Efficient Defence against Misbehaving TCP Receiver DoS Attacks

Aldar C-F. Chan
Arxiv ID: 0810.0328Last updated: 9/21/2021
The congestion control algorithm of TCP relies on correct feedback from the receiver to determine the rate at which packets should be sent into the network. Hence, correct receiver feedback (in the form of TCP acknowledgements) is essential to the goal of sharing the scarce bandwidth resources fairly and avoiding congestion collapse in the Internet. However, the assumption that a TCP receiver can always be trusted (to generate feedback correctly) no longer holds as there are plenty of incentives for a receiver to deviate from the protocol. In fact, it has been shown that a misbehaving receiver (whose aim is to bring about congestion collapse) can easily generate acknowledgements to conceal packet loss, so as to drive a number of honest, innocent senders arbitrarily fast to create a significant number of non-responsive packet flows, leading to denial of service to other Internet users. We give the first formal treatment to this problem. We also give an efficient, provably secure mechanism to force a receiver to generate feedback correctly; any incorrect acknowledgement will be detected at the sender and cheating TCP receivers would be identified. The idea is as follows: for each packet sent, the sender generates a tag using a secret key (known to himself only); the receiver could generate a proof using the packet and the tag alone, and send it to the sender; the sender can then verify the proof using the secret key; an incorrect proof would indicate a cheating receiver. The scheme is very efficient in the sense that the TCP sender does not need to store the packet or the tag, and the proofs for multiple packets can be aggregated at the receiver. The scheme is based on an aggregate authenticator. In addition, the proposed solution can be applied to network-layer rate-limiting architectures requiring correct feedback.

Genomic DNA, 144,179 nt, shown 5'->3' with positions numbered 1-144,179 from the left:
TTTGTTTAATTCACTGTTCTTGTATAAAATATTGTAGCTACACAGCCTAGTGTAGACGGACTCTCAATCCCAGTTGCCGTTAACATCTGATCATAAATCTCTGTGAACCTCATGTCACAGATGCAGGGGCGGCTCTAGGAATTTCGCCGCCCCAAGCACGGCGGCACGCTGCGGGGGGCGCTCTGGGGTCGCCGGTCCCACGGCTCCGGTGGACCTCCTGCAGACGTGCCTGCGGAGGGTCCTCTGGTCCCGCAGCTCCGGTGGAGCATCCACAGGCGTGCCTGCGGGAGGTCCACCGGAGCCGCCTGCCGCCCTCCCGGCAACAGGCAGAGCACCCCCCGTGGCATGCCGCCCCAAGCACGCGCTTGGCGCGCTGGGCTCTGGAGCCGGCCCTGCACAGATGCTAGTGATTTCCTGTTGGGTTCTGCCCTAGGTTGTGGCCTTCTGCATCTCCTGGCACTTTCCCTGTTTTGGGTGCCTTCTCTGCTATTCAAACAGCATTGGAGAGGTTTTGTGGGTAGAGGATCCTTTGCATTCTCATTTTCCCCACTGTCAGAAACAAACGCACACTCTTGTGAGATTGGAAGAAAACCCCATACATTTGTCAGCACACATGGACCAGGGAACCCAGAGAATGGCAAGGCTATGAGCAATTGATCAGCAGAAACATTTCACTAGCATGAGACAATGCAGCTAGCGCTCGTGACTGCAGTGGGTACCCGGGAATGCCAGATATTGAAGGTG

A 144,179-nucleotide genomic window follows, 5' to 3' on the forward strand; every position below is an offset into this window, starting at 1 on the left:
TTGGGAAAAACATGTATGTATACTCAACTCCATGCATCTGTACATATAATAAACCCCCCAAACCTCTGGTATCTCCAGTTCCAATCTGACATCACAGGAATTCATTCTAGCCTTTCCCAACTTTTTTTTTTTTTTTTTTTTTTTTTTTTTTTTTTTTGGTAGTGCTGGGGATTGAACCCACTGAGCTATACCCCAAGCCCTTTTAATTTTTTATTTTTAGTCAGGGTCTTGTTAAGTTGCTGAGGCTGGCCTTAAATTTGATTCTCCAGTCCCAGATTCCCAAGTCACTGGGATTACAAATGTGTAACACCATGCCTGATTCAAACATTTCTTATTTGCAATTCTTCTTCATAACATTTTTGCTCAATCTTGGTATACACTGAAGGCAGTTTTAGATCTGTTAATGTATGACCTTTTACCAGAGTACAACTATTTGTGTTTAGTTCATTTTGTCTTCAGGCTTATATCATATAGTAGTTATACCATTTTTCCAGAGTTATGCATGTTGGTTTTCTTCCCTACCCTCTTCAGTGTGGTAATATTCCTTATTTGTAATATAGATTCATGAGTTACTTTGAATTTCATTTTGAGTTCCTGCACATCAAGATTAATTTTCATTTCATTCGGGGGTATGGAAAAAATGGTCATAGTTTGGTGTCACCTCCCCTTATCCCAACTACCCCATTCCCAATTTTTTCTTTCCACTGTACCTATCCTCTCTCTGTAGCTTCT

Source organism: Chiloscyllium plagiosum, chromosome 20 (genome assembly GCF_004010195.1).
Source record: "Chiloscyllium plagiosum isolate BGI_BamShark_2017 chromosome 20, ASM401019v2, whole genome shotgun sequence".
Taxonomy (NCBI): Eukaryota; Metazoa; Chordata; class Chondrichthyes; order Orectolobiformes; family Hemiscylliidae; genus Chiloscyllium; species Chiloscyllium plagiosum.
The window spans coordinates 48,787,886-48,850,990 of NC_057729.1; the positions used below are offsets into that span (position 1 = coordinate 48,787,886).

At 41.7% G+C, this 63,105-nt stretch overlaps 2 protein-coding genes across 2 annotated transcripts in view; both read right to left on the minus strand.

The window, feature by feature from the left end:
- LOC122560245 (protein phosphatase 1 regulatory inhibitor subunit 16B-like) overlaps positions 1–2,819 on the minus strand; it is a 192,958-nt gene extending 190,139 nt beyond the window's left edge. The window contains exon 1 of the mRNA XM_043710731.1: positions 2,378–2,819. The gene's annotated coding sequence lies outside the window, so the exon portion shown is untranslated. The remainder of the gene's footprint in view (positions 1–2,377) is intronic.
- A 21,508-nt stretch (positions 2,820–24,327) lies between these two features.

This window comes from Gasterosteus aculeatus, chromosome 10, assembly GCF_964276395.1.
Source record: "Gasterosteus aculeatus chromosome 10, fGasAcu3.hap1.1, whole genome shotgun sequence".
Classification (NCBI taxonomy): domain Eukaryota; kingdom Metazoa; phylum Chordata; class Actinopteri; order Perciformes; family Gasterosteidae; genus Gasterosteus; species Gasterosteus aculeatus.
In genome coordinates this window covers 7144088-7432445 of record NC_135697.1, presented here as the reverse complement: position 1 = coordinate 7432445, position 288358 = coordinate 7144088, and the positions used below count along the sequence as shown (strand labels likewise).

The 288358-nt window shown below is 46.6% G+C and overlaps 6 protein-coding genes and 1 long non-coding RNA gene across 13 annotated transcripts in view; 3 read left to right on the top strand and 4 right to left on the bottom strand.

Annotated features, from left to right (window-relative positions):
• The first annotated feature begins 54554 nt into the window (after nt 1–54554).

PaperStudio AI Chat

I'm your research assistant! Ask me anything about this paper.

Related papers

Commercial Disclosure
© 2023 Paper Studio™. All Rights Reserved.